Christopher B. Zeichmann

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Jews in the Early Roman Army, Part I: Unambiguous Instances in the Diaspora

I’ve found a number of inter-related issues frustrating when writing my dissertation around the question of who constitutes relevant data for discussion of Palestine and the early Roman Empire.  I’m planning a short series of blog posts around the authenticity politics of Judaism and the Roman army.

To start, it is commonly assumed that Jews were rarely or never in the Roman army.  Mary Smallwood, for instance, writes that “military service . . . was always bound to cause difficulties for the Jews of the Diaspora because of their dietary laws, which made their inclusion in gentile units impracticable, and their inability to carry out any duties on the Sabbath.”[1]  This post will offer evidence to the contrary, limiting our interest to the period 66-136 CE and those of unambiguously Jewish character.

1) A particularly well documented example is Jesus (also known as Sambathion) son of Papius who served as a decurion in Egypt.  Eight ostraca indicate he paid various taxes, ranging from 96-110 CE. The ostraca were all discovered in Edfu. Those collected in CPJ include 2.220; 2.298; 2.304; 2.311; 2.321; 2.405.

2) Hananiah the centurion paid the Jewish tax immediately before the War of Quietus broke out in Egypt (16 May 116 CE). O.Edfou 159 = CII 2.229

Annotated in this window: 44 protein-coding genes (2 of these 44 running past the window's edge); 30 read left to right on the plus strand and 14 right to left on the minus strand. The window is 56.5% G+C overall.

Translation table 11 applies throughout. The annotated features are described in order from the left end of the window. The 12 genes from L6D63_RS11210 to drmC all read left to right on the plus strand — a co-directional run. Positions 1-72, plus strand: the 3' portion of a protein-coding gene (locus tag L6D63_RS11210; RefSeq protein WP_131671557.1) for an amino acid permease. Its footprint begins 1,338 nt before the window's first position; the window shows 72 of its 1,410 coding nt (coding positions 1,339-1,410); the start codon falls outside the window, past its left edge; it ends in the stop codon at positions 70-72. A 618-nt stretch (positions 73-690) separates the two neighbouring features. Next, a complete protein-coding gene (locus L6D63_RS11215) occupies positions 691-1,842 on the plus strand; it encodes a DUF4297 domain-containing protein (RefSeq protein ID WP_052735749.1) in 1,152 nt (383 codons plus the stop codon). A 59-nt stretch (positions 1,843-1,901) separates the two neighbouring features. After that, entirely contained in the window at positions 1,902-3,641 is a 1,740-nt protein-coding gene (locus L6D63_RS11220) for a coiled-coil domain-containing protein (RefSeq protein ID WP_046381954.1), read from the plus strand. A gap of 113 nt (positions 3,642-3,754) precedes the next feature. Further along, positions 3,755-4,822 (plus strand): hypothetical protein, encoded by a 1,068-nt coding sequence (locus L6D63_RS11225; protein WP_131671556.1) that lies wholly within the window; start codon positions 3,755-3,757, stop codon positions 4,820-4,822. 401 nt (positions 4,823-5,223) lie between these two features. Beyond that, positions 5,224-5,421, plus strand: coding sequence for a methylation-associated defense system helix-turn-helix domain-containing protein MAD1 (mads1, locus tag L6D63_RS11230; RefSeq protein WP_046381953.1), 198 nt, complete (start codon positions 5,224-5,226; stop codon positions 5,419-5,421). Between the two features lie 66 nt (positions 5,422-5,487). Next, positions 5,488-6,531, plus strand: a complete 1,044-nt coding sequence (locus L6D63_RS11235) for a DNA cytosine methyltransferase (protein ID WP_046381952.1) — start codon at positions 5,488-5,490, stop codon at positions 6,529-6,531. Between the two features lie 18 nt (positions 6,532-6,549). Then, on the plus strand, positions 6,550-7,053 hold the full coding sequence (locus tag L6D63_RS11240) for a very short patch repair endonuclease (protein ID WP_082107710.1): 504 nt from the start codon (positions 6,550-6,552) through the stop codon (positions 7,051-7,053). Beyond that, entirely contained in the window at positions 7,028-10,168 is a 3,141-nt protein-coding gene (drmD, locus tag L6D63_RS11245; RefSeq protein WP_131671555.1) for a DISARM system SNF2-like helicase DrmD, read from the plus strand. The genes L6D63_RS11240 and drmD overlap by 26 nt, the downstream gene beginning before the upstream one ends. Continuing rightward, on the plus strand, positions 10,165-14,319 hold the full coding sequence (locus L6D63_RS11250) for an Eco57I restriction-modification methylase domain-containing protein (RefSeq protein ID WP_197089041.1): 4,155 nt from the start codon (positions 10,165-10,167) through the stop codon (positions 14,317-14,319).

3) A centurion named Benjamin evidently lived in Parembole in the Nile Valley.  He had a son named Simon and a grandson named Thanoum. Notably, his grandson’s epitaph – located in Jaffa – has the word shalom on it in Aramaic script.  These suggest that Jewish identification remained important for later generations and was not abandoned as a matter of course after enlisting. CII 2.920

If we were to expand the period of interest, a number of other figures would be worthy of mention, including Hungarian Jews in the Roman army (e.g., CIL3.10315, 3.10318), Jews in the Royal Emesene Army (e.g., AE 1933.46-48; CII 1.640), as well as Jews serving under the Ptolemies and Seleucids are also known (e.g., CII 2.1450; CPJ 1.18-32).

In the next post, I will discuss a few Palestinian Jews who served in the Roman army.


[1] E. Mary Smallwood, The Jews under Roman Rule from Pompey to Diocletian: A Study in Political Relations (Studies in Judaism in Late Antiquity 20; 2nd ed.  Leiden: Brill, 1981) 127.